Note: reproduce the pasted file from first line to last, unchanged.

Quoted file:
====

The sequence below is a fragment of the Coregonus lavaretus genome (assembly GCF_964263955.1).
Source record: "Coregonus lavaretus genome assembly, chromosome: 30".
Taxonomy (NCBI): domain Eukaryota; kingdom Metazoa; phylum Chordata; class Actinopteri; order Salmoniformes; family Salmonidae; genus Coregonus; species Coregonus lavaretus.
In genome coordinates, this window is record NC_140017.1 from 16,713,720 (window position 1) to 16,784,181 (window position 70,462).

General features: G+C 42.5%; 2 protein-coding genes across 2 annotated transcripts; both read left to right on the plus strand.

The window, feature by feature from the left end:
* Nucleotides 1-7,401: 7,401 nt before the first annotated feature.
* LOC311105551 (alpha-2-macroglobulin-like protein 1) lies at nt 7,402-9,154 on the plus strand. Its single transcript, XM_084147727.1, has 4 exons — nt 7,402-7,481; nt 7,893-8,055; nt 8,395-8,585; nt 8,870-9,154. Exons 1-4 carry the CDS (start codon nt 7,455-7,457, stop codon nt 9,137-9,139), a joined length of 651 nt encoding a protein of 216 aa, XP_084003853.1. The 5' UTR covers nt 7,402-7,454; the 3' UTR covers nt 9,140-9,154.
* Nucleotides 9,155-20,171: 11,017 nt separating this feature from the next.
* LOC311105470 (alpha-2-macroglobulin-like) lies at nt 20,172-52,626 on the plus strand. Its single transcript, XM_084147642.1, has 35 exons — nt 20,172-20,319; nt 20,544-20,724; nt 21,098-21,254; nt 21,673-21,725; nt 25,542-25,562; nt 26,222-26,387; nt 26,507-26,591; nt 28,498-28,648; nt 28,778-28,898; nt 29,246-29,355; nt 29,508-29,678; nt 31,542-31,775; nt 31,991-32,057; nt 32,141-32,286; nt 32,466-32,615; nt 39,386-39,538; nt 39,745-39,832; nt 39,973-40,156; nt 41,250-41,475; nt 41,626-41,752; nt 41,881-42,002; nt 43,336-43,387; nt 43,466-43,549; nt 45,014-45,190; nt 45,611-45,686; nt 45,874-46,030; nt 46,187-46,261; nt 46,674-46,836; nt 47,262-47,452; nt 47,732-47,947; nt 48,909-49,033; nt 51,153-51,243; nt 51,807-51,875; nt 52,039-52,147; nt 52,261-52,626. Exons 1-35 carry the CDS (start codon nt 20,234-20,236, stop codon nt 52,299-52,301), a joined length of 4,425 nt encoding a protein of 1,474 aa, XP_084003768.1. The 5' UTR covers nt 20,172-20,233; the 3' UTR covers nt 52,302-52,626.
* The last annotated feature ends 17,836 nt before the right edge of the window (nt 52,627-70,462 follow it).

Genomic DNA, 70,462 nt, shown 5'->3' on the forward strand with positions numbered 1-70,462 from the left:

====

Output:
The sequence below is a fragment of the Coregonus lavaretus genome (assembly GCF_964263955.1).
Source record: "Coregonus lavaretus genome assembly, chromosome: 30".
Taxonomy (NCBI): domain Eukaryota; kingdom Metazoa; phylum Chordata; class Actinopteri; order Salmoniformes; family Salmonidae; genus Coregonus; species Coregonus lavaretus.
In genome coordinates, this window is record NC_140017.1 from 16,713,720 (window position 1) to 16,784,181 (window position 70,462).

General features: G+C 42.5%; 2 protein-coding genes across 2 annotated transcripts; both read left to right on the plus strand.

The window, feature by feature from the left end:
* Nucleotides 1-7,401: 7,401 nt before the first annotated feature.
* LOC311105551 (alpha-2-macroglobulin-like protein 1) lies at nt 7,402-9,154 on the plus strand. Its single transcript, XM_084147727.1, has 4 exons — nt 7,402-7,481; nt 7,893-8,055; nt 8,395-8,585; nt 8,870-9,154. Exons 1-4 carry the CDS (start codon nt 7,455-7,457, stop codon nt 9,137-9,139), a joined length of 651 nt encoding a protein of 216 aa, XP_084003853.1. The 5' UTR covers nt 7,402-7,454; the 3' UTR covers nt 9,140-9,154.
* Nucleotides 9,155-20,171: 11,017 nt separating this feature from the next.
* LOC311105470 (alpha-2-macroglobulin-like) lies at nt 20,172-52,626 on the plus strand. Its single transcript, XM_084147642.1, has 35 exons — nt 20,172-20,319; nt 20,544-20,724; nt 21,098-21,254; nt 21,673-21,725; nt 25,542-25,562; nt 26,222-26,387; nt 26,507-26,591; nt 28,498-28,648; nt 28,778-28,898; nt 29,246-29,355; nt 29,508-29,678; nt 31,542-31,775; nt 31,991-32,057; nt 32,141-32,286; nt 32,466-32,615; nt 39,386-39,538; nt 39,745-39,832; nt 39,973-40,156; nt 41,250-41,475; nt 41,626-41,752; nt 41,881-42,002; nt 43,336-43,387; nt 43,466-43,549; nt 45,014-45,190; nt 45,611-45,686; nt 45,874-46,030; nt 46,187-46,261; nt 46,674-46,836; nt 47,262-47,452; nt 47,732-47,947; nt 48,909-49,033; nt 51,153-51,243; nt 51,807-51,875; nt 52,039-52,147; nt 52,261-52,626. Exons 1-35 carry the CDS (start codon nt 20,234-20,236, stop codon nt 52,299-52,301), a joined length of 4,425 nt encoding a protein of 1,474 aa, XP_084003768.1. The 5' UTR covers nt 20,172-20,233; the 3' UTR covers nt 52,302-52,626.
* The last annotated feature ends 17,836 nt before the right edge of the window (nt 52,627-70,462 follow it).

Genomic DNA, 70,462 nt, shown 5'->3' on the forward strand with positions numbered 1-70,462 from the left: